4. In a device of the character described, a four terminal network including an attenuator provided with two sets of contacts, a movable element cooperating with each set of contacts, a terminal connected to each of said movable elements, said movable elements being mechanically couple-d together to move inversely over their associated contacts, said contacts being arranged to produce a substantially constant total attenuation, expressed as sum of power ratios, at all times.

5. A method of manipulating electrical transmission characteristics of a plurality of circuits, comprising: introducing attenuation in some of said circuits and simultaneously decreasing attenuation in other circuits by a series of steps within an operable attenuation range of between zero and infinity, expressed in decibels; and maintaining the complement of attenuations, expressed as power ratios, substantially constant over the entire range of increase or decrease,

by increasing the attenuation in steps which bear an hyperbolic relationship to the simultaneous steps of decrease in attenuation.

6. A method of creating sound effects which comprises: positioning reproducers at different points in a theatre or other enclosure; connecting a sound current circuit to all of said reproducers through a junction circuit, and then gradually introducing attenuation in certain of said reproducer circuits and simultaneously decreasing attenuation from other of said reproducer circuits so as to cause sound to be reproduced from one and then another of said reproducers selectively without material change in the complement of attenuations in said reproducer circuits, expressed as power ratios.

7. A method of creating sound effects which comprises: positioning reproducers at different points in a theatre or other enclosure; connecting asound current circuit to all of said reproducers through a junction circuit; and then gradually introducing attenuation in relatively small loss increments in certain of said reproducer circuits and simultaneously decreasing attenuation in correlated larger loss increments in other of said reproducer circuits, whereby the total attenuation in the system is maintained virtually constant, expressed as a power ratio, and sound can be selectively reproduced from any one or more of said reproducers and transition from one to another reproducer is attained without material change in level over the level of the sound current circuit.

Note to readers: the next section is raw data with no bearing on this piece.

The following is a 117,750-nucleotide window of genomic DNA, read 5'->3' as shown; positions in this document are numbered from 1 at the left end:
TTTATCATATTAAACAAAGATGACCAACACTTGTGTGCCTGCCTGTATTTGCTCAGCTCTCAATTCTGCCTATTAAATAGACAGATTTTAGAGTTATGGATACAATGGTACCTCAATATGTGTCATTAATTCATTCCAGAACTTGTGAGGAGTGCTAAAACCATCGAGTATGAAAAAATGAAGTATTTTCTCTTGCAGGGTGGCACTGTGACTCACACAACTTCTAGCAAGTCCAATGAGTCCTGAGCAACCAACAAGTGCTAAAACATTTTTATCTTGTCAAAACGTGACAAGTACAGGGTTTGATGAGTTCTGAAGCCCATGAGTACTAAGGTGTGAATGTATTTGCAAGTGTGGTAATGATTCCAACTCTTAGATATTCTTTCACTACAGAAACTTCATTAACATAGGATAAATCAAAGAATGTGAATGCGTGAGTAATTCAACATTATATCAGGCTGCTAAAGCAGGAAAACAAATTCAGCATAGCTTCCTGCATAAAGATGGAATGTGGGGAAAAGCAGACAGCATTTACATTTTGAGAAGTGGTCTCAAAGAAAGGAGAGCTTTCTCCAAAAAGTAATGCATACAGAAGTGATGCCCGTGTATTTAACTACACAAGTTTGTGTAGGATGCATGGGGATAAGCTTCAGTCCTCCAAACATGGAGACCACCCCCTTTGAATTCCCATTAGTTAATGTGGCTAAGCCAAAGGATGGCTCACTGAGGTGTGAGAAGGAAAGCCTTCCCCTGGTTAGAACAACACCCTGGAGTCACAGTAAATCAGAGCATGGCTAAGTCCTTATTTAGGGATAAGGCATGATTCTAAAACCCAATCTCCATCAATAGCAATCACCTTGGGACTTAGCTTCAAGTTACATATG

8. A method of regulata-bly controlling sound currents supplied to a plurality of circuits having reproducers located at different stations, which comprises: introducing attenuation in one or more of said circuits and simultaneously decreasing attenuation in the remaining circuits within an operative range of between zero loss and infinite loss, expressed in decibels; the sum of the attenuations in said individual circuits, expressed .as power ratios, being constant at all times.

9. A method of manipulating the transmission characteristics of a junction network during recording of sound, which comprises: positioning two or more microphones in operable relation to different sound sources, supplying sound currents from said microphones to a junction network, gradually introducing attenuation in relatively small loss increments in the sound current circuits from one of said microphones, and simultaneously decreasing attenuation in correlated larger loss increments in the sound current circuit from another of said microphones, the attenuation in one microphone circuit bearing an hyperbolic relation to the attenuation in the other microphone circuit so that the complement of attenuations, expressed as power ratios, is maintained constant, whereby the output of said network may be derived from any one or more of said microphones and smooth transitions are obtained.

10. A method of manipulating electrical transmission characteristics of a plurality of circuits which comprises: progressively introducing attenuation in at least one of said circuits, and simultaneously automatically producing complementary attenuation, expressed as power ratios, in the remaining circuits.